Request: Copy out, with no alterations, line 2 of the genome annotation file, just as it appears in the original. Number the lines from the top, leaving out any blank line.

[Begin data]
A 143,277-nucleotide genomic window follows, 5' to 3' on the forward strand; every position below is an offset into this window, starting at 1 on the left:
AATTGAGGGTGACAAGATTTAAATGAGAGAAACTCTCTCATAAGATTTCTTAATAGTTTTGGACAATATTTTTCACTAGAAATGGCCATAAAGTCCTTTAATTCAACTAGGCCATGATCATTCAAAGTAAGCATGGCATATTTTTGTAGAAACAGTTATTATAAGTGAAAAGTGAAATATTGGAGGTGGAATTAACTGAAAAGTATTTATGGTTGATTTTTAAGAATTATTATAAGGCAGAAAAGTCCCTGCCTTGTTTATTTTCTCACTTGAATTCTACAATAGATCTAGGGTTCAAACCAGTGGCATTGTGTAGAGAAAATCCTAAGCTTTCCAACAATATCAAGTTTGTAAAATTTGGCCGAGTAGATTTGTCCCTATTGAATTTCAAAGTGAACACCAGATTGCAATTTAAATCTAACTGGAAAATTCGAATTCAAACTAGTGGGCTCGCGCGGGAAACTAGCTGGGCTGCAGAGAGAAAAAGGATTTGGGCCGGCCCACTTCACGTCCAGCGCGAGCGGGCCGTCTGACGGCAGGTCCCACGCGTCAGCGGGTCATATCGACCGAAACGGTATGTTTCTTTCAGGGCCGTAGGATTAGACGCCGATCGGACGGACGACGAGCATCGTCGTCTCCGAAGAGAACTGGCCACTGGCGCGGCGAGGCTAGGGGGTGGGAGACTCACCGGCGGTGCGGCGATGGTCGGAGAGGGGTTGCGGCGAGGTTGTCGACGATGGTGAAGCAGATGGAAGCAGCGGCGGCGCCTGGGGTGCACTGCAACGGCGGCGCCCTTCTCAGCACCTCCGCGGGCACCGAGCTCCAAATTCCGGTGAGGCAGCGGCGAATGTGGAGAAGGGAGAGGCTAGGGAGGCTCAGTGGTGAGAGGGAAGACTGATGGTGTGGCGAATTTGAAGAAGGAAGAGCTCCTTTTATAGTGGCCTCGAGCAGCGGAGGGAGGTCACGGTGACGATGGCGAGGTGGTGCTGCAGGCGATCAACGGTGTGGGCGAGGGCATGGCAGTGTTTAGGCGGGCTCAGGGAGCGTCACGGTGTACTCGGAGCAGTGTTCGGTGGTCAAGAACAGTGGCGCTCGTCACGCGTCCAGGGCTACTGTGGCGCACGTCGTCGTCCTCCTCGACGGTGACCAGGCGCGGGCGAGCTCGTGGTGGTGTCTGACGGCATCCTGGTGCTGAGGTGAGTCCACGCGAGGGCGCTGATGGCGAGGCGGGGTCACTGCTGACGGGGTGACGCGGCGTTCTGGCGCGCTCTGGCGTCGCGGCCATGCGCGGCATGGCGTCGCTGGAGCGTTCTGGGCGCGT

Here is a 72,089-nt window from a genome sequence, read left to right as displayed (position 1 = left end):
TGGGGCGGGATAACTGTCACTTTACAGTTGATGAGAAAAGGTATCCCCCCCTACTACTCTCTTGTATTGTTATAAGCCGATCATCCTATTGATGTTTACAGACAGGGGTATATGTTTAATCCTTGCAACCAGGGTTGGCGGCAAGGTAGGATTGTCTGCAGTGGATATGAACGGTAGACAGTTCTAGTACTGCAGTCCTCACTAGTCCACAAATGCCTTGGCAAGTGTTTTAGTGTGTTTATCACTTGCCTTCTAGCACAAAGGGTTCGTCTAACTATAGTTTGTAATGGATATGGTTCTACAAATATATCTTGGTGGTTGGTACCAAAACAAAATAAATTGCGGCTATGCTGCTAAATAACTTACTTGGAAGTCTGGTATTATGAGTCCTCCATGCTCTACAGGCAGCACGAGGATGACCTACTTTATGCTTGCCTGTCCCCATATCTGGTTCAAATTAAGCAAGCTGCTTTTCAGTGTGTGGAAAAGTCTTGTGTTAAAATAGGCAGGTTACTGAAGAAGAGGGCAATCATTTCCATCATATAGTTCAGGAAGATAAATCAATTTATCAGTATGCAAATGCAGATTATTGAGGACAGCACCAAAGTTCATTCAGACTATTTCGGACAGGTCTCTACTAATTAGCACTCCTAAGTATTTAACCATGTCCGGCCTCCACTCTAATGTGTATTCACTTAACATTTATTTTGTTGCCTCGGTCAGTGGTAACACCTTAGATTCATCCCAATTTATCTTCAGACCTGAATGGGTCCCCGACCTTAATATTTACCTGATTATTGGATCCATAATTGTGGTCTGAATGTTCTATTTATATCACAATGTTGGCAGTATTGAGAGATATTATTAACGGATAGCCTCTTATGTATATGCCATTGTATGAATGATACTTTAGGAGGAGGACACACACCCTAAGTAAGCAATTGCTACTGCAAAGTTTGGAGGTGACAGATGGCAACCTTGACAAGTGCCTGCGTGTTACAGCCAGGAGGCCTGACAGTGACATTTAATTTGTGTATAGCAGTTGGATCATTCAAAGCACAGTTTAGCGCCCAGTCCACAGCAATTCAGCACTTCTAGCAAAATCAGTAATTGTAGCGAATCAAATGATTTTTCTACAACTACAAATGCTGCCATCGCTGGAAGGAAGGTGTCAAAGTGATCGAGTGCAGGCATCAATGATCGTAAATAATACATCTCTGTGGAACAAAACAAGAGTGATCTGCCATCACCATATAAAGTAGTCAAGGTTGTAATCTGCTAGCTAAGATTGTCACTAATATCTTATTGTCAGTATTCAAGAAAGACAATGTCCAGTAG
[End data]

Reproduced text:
AATTGAGGGTGACAAGATTTAAATGAGAGAAACTCTCTCATAAGATTTCTTAATAGTTTTGGACAATATTTTTCACTAGAAATGGCCATAAAGTCCTTTAATTCAACTAGGCCATGATCATTCAAAGTAAGCATGGCATATTTTTGTAGAAACAGTTATTATAAGTGAAAAGTGAAATATTGGAGGTGGAATTAACTGAAAAGTATTTATGGTTGATTTTTAAGAATTATTATAAGGCAGAAAAGTCCCTGCCTTGTTTATTTTCTCACTTGAATTCTACAATAGATCTAGGGTTCAAACCAGTGGCATTGTGTAGAGAAAATCCTAAGCTTTCCAACAATATCAAGTTTGTAAAATTTGGCCGAGTAGATTTGTCCCTATTGAATTTCAAAGTGAACACCAGATTGCAATTTAAATCTAACTGGAAAATTCGAATTCAAACTAGTGGGCTCGCGCGGGAAACTAGCTGGGCTGCAGAGAGAAAAAGGATTTGGGCCGGCCCACTTCACGTCCAGCGCGAGCGGGCCGTCTGACGGCAGGTCCCACGCGTCAGCGGGTCATATCGACCGAAACGGTATGTTTCTTTCAGGGCCGTAGGATTAGACGCCGATCGGACGGACGACGAGCATCGTCGTCTCCGAAGAGAACTGGCCACTGGCGCGGCGAGGCTAGGGGGTGGGAGACTCACCGGCGGTGCGGCGATGGTCGGAGAGGGGTTGCGGCGAGGTTGTCGACGATGGTGAAGCAGATGGAAGCAGCGGCGGCGCCTGGGGTGCACTGCAACGGCGGCGCCCTTCTCAGCACCTCCGCGGGCACCGAGCTCCAAATTCCGGTGAGGCAGCGGCGAATGTGGAGAAGGGAGAGGCTAGGGAGGCTCAGTGGTGAGAGGGAAGACTGATGGTGTGGCGAATTTGAAGAAGGAAGAGCTCCTTTTATAGTGGCCTCGAGCAGCGGAGGGAGGTCACGGTGACGATGGCGAGGTGGTGCTGCAGGCGATCAACGGTGTGGGCGAGGGCATGGCAGTGTTTAGGCGGGCTCAGGGAGCGTCACGGTGTACTCGGAGCAGTGTTCGGTGGTCAAGAACAGTGGCGCTCGTCACGCGTCCAGGGCTACTGTGGCGCACGTCGTCGTCCTCCTCGACGGTGACCAGGCGCGGGCGAGCTCGTGGTGGTGTCTGACGGCATCCTGGTGCTGAGGTGAGTCCACGCGAGGGCGCTGATGGCGAGGCGGGGTCACTGCTGACGGGGTGACGCGGCGTTCTGGCGCGCTCTGGCGTCGCGGCCATGCGCGGCATGGCGTCGCTGGAGCGTTCTGGGCGCGT